Terror returned to the streets of London on Wednesday when a black-clad assailant, armed with two long knives, drove his car through a crowd of people on Westminster Bridge before stabbing a police officer to death on the grounds of Parliament.
Five people died in all, including the attacker himself, in the worst terrorist incident to hit the UK since the 7 July 2005 bombings.
Police said the attacker, who is believed to have acted alone, mounted the pavement of the bridge and mowed down more than a dozen tourists, local workers and police officers before crashing into the Parliament railings.
As people ran for their lives, he entered the gates by Westminster Hall and repeatedly stabbed a male police officer. He was shot three times by the officer's colleagues, and later pronounced dead in hospital.
Police said two people were killed as the car drove down Westminster Bridge. Twenty others were injured in all, including two people who were standing by the railings where the attacker's black Hyundai came to a stop.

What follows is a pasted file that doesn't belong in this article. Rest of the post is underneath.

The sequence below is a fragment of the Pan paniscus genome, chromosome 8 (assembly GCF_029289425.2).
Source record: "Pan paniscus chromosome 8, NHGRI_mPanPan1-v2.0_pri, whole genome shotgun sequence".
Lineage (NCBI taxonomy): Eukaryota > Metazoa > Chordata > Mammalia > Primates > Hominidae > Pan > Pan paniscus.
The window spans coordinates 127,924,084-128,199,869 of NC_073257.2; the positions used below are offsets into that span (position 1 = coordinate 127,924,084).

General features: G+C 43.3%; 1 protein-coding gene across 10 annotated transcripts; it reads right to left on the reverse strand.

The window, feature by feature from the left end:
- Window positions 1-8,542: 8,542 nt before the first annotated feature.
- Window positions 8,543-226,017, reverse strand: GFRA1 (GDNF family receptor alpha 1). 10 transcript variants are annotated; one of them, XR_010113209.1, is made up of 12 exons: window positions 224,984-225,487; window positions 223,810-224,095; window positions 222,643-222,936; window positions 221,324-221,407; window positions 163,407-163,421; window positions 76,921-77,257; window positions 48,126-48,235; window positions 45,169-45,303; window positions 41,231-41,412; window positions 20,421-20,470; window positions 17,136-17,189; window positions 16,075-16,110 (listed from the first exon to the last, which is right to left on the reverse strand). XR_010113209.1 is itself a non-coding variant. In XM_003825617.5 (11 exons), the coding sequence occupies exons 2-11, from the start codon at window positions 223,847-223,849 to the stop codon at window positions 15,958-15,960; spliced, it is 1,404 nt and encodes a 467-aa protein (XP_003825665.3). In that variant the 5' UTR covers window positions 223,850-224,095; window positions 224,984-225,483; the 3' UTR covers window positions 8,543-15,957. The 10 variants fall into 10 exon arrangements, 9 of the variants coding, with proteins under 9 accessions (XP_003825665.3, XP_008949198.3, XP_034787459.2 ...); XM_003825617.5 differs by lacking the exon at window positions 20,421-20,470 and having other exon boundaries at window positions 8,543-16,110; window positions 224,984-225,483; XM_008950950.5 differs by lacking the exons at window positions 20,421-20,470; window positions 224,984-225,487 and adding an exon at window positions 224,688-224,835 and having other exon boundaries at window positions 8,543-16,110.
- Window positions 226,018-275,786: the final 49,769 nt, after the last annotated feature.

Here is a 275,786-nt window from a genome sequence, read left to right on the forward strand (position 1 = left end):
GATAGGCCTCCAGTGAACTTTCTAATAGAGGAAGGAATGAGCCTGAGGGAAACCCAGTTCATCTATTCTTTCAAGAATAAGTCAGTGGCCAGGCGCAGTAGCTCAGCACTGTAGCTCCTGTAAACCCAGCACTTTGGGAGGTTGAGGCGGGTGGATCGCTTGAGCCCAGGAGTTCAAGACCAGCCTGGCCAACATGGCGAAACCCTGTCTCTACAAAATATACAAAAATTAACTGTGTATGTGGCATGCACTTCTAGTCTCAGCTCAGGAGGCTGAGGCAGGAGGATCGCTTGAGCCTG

Metropolitan Police acting deputy commissioner Mark Rowley said the attack had been declared a terrorist incident, and Theresa May was due to chair a meeting of the Government's emergency Cobra committee later today.
A major counter-terror operation had been launched across the capital, Mr Rowley said, though police believe there was only one attacker. "Looking forward, people of London will see extra police officers on our streets, and we could call on the support of military," he said.
The attack began at around 2.40pm and proceedings in the House of Commons were immediately suspended. Deputy speaker David Lidington announced to the House that a police officer had been stabbed and the "alleged assailant shot by armed police".